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Whole Foods Class Action Lawsuit

Whole Foods Class Action Lawsuit

Whole Foods recently settled a class action lawsuit brought forth by a Florida consumer who claimed her life was saved after consuming contaminated Kombucha tea. Whole Foods has also agreed to settle a separate class action lawsuit resulting from an injury claim brought against the business, for an additional $4.75 million. Both settlements will result in financial rewards to individuals who have become victims of negligence. However, this is not the only case involving a Kombucha contamination that resulted in a lawsuit. In fact, in just the last three months, there were two more cases involving damages due to Kombucha contamination.

According to the Kombucha contamination example mentioned above, a Kombucha contamination caused consumers to develop what are known as allergic reactions.

Symptoms associated with these allergic reactions range from stomach cramps to dizziness, and in some cases, even death. A number of different companies have filed lawsuits on behalf of their customers claiming that their health was adversely affected by the Kombucha consumption at the time of the contamination. While the majority of the claims in this allergen class action lawsuit were of a financial nature, there were also a few cases that were of direct medical harm or death due to the consumption of contaminated Kombucha tea.

As previously stated, Kombucha tea is an extract used to ferment foods such as Kombucha wine, Kombucha coffee and Kombucha tea.

It can also be added to other food products such as health drinks, ice cream drinks and so on. The fact that it is a natural, organic substance has made it extremely popular among consumers. However, because of this popularity, there has been an increase in unfounded, deceptive and frivolous food product claims. There have been many cases in which consumers have claimed that they developed illnesses or ailments as a direct result of drinking certain Kombucha wine or Kombucha tea.

One of the latest frivolous lawsuits involves claims of gender discrimination.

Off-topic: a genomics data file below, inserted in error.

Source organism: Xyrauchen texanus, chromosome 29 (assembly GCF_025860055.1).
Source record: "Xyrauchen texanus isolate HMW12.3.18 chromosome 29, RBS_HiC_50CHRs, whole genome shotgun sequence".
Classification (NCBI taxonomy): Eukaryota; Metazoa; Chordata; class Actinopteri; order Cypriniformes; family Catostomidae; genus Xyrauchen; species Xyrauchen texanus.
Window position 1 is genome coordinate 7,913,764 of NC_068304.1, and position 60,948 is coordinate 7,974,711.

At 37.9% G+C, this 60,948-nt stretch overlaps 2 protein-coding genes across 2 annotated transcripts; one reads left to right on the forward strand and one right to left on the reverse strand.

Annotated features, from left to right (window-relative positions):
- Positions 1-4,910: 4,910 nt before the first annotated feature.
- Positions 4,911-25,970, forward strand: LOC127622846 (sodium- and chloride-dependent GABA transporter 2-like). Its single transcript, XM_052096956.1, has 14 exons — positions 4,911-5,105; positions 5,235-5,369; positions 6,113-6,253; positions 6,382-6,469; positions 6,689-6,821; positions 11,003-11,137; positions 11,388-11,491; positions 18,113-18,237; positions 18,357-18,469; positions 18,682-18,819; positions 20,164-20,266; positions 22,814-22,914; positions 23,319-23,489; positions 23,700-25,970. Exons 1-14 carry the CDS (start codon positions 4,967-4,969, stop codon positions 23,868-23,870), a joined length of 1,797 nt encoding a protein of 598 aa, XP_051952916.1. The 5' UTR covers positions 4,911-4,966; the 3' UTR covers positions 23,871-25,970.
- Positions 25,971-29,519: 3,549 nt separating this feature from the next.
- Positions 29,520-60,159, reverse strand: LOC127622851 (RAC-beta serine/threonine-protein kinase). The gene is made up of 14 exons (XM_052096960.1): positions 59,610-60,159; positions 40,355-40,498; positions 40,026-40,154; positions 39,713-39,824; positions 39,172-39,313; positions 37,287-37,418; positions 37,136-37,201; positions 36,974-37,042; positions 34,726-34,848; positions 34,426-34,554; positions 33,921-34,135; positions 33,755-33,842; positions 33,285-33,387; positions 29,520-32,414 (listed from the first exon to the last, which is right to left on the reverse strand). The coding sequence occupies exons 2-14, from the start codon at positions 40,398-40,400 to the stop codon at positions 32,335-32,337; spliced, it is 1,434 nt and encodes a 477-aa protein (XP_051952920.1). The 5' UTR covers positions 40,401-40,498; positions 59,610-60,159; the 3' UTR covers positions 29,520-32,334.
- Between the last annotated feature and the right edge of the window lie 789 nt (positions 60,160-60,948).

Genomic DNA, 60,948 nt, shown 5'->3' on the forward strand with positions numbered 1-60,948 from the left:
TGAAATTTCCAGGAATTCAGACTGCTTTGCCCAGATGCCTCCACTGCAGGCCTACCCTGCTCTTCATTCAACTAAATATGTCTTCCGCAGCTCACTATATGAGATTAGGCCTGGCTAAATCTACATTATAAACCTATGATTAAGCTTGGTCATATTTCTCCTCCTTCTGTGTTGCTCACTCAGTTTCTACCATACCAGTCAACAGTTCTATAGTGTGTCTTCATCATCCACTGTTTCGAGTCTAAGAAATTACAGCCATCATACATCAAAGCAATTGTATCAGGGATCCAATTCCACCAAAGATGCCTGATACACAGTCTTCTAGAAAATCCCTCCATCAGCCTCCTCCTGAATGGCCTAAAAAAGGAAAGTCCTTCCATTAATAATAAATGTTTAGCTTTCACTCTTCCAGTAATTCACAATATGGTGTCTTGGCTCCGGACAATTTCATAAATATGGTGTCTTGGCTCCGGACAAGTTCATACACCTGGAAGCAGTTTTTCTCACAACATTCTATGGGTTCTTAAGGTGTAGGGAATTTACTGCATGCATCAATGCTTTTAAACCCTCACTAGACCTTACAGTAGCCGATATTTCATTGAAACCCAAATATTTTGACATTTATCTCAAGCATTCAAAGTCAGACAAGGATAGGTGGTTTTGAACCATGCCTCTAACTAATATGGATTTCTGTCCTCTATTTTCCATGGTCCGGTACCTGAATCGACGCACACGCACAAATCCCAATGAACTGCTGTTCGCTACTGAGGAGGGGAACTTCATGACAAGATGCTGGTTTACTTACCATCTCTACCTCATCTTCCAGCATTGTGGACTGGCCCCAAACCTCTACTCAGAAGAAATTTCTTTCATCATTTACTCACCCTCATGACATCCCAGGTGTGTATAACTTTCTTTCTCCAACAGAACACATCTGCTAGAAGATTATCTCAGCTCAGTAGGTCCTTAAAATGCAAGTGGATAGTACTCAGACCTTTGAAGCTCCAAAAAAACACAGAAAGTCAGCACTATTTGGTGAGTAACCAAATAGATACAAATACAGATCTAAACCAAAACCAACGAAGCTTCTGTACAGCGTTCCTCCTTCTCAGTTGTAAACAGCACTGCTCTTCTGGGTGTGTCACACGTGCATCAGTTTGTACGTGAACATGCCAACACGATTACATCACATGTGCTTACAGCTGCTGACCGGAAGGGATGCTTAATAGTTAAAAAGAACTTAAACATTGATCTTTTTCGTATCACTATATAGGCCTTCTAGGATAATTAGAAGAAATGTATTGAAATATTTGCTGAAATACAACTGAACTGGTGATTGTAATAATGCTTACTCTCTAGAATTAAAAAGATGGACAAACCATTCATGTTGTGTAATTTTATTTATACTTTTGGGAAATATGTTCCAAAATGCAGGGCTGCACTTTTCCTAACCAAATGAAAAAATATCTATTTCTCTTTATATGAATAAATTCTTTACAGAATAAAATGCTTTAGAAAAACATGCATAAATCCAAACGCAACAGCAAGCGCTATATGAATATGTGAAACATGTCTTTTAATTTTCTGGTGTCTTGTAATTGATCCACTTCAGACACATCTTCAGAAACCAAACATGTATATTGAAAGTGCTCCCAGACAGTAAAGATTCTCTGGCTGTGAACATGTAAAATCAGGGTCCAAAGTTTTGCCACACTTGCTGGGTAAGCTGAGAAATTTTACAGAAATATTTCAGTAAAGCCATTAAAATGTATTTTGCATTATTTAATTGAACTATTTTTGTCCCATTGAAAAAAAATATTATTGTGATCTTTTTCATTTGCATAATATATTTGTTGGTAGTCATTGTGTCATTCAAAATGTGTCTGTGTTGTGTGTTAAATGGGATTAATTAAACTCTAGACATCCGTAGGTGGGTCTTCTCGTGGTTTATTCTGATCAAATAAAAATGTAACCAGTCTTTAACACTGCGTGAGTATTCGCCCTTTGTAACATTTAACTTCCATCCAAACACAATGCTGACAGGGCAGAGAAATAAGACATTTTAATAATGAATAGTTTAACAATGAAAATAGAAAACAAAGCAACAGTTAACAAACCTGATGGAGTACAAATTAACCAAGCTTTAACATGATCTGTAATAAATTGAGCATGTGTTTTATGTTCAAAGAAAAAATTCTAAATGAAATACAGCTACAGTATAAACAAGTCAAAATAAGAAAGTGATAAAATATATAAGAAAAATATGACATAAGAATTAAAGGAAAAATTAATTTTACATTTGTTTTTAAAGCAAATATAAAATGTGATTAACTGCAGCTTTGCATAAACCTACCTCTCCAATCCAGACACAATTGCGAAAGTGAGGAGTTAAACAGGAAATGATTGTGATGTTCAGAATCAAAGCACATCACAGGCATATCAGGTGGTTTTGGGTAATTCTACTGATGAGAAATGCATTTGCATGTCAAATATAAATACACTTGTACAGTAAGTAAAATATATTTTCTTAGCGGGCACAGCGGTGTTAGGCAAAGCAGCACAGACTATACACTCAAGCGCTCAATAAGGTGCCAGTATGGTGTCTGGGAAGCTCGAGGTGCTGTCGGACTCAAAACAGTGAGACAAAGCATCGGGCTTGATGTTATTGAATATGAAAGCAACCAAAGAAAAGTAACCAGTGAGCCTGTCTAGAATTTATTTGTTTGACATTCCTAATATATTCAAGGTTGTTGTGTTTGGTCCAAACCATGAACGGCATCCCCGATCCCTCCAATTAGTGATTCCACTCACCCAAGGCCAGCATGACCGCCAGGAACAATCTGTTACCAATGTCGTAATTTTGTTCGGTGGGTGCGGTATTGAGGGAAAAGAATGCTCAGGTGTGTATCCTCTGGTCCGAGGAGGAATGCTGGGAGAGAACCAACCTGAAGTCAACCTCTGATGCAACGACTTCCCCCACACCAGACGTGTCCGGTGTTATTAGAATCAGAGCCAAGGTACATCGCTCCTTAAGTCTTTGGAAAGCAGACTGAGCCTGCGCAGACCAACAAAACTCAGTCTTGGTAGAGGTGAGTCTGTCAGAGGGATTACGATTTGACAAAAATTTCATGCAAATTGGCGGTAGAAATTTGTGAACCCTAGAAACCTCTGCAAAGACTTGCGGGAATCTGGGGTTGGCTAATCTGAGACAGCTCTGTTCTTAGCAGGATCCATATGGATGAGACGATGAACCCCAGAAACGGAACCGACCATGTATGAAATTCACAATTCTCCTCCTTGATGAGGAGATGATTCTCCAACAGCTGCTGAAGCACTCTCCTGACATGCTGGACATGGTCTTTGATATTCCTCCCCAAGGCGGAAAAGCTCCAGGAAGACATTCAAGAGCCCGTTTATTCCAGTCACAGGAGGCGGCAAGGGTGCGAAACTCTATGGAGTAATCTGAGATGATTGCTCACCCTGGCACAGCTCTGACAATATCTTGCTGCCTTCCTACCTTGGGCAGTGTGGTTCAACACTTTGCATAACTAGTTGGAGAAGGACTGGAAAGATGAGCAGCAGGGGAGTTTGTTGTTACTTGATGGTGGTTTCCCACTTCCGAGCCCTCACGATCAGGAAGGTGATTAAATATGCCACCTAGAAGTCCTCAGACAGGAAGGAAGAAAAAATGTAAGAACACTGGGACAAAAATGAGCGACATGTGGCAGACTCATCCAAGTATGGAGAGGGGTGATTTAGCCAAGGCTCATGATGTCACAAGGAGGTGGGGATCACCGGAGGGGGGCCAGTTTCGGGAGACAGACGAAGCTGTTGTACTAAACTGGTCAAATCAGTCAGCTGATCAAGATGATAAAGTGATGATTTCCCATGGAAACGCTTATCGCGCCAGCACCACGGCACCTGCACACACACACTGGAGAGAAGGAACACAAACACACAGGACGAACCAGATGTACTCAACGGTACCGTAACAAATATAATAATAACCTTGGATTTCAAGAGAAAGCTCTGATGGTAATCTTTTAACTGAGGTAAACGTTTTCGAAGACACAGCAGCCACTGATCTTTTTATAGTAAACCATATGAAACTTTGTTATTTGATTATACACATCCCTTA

On a website for a Kombucha distributor, the website states that “porky plaintiffs” may wear any “ponytail” or “little boy” dress code they wish to wear. In addition to being gender discriminatory, this language is blatantly sexual. Kombucha distributors have also distributed fliers that state, “All girls should join us! “.

Another supposed class action lawsuit involves the claim that Kombucha and Kool-Aid are the same thing. On websites for Kool-Aid brands, the suggested dress code is “boy cut short.” In addition to being sexually discriminatory, the language used in this example is inappropriate in most professional environments.

The suggestion that Kool-Aid and Kombucha are the same thing is also demonstrated to be untrue by the Kool-Aid brand’s use of the term “Koolie,” which refers to an effervescent beverage. Kool-Aid’s use of “Koolie” is on their label only and does not imply that all Kool-Aid products are alike.

One other example of a frivolous class action lawsuit involves claims that vanilla flavoring from Kombucha is the same as that from vanilla extract. There is no basis for this type of lawsuit. Vanilla flavoring, while somewhat similar to Kombucha’s extract, does not contain the Kombucha’s main active ingredient. While both are derived from yeast, neither contains vanilla. Therefore, such an argument would be frivolous and should not even be brought into a court of law.

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